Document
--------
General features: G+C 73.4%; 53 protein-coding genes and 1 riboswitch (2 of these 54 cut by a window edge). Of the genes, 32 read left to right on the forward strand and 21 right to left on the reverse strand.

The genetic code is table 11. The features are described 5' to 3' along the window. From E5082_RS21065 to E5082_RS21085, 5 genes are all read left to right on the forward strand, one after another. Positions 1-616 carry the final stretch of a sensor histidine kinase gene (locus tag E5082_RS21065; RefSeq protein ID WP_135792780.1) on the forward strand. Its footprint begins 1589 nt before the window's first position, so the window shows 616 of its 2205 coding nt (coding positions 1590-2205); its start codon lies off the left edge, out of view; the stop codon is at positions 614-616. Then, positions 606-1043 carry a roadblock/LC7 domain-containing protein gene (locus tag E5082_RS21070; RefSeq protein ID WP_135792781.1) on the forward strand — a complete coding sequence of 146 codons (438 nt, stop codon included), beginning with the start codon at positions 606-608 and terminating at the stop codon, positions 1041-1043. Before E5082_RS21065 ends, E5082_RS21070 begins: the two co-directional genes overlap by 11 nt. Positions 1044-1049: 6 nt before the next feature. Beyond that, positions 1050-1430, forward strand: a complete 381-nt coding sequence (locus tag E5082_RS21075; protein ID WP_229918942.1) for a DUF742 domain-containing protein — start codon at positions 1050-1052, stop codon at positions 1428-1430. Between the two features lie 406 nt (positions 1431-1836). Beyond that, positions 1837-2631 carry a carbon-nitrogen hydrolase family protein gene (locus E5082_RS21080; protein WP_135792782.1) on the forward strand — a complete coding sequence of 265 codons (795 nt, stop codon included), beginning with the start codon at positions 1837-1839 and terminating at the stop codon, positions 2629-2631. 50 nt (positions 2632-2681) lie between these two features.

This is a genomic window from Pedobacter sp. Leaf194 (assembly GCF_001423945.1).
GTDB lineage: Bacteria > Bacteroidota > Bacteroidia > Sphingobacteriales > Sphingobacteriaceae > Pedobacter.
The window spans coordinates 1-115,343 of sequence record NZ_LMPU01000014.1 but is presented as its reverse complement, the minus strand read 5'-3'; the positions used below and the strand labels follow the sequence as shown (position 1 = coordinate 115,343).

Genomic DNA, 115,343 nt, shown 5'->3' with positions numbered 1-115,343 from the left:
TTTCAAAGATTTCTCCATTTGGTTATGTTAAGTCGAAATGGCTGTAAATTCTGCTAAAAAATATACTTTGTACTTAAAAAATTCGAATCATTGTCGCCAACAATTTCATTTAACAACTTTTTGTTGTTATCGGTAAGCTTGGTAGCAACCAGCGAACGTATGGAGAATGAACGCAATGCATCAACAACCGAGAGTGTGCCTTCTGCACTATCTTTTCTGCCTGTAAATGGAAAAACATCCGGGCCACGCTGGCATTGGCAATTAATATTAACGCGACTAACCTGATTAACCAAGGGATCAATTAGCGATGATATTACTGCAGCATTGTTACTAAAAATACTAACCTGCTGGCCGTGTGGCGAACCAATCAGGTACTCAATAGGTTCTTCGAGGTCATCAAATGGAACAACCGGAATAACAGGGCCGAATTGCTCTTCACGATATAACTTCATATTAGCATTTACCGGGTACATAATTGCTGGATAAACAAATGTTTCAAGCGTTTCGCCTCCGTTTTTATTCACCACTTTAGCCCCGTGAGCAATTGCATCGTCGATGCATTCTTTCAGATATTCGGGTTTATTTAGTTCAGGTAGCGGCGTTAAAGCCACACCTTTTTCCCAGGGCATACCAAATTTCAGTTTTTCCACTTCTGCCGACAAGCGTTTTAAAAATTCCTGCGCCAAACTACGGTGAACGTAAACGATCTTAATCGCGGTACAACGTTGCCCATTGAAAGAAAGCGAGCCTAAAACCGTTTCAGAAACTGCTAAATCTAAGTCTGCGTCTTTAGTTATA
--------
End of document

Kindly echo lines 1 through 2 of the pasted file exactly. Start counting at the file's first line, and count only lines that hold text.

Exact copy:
General features: G+C 73.4%; 53 protein-coding genes and 1 riboswitch (2 of these 54 cut by a window edge). Of the genes, 32 read left to right on the forward strand and 21 right to left on the reverse strand.

The genetic code is table 11. The features are described 5' to 3' along the window. From E5082_RS21065 to E5082_RS21085, 5 genes are all read left to right on the forward strand, one after another. Positions 1-616 carry the final stretch of a sensor histidine kinase gene (locus tag E5082_RS21065; RefSeq protein ID WP_135792780.1) on the forward strand. Its footprint begins 1589 nt before the window's first position, so the window shows 616 of its 2205 coding nt (coding positions 1590-2205); its start codon lies off the left edge, out of view; the stop codon is at positions 614-616. Then, positions 606-1043 carry a roadblock/LC7 domain-containing protein gene (locus tag E5082_RS21070; RefSeq protein ID WP_135792781.1) on the forward strand — a complete coding sequence of 146 codons (438 nt, stop codon included), beginning with the start codon at positions 606-608 and terminating at the stop codon, positions 1041-1043. Before E5082_RS21065 ends, E5082_RS21070 begins: the two co-directional genes overlap by 11 nt. Positions 1044-1049: 6 nt before the next feature. Beyond that, positions 1050-1430, forward strand: a complete 381-nt coding sequence (locus tag E5082_RS21075; protein ID WP_229918942.1) for a DUF742 domain-containing protein — start codon at positions 1050-1052, stop codon at positions 1428-1430. Between the two features lie 406 nt (positions 1431-1836). Beyond that, positions 1837-2631 carry a carbon-nitrogen hydrolase family protein gene (locus E5082_RS21080; protein WP_135792782.1) on the forward strand — a complete coding sequence of 265 codons (795 nt, stop codon included), beginning with the start codon at positions 1837-1839 and terminating at the stop codon, positions 2629-2631. 50 nt (positions 2632-2681) lie between these two features.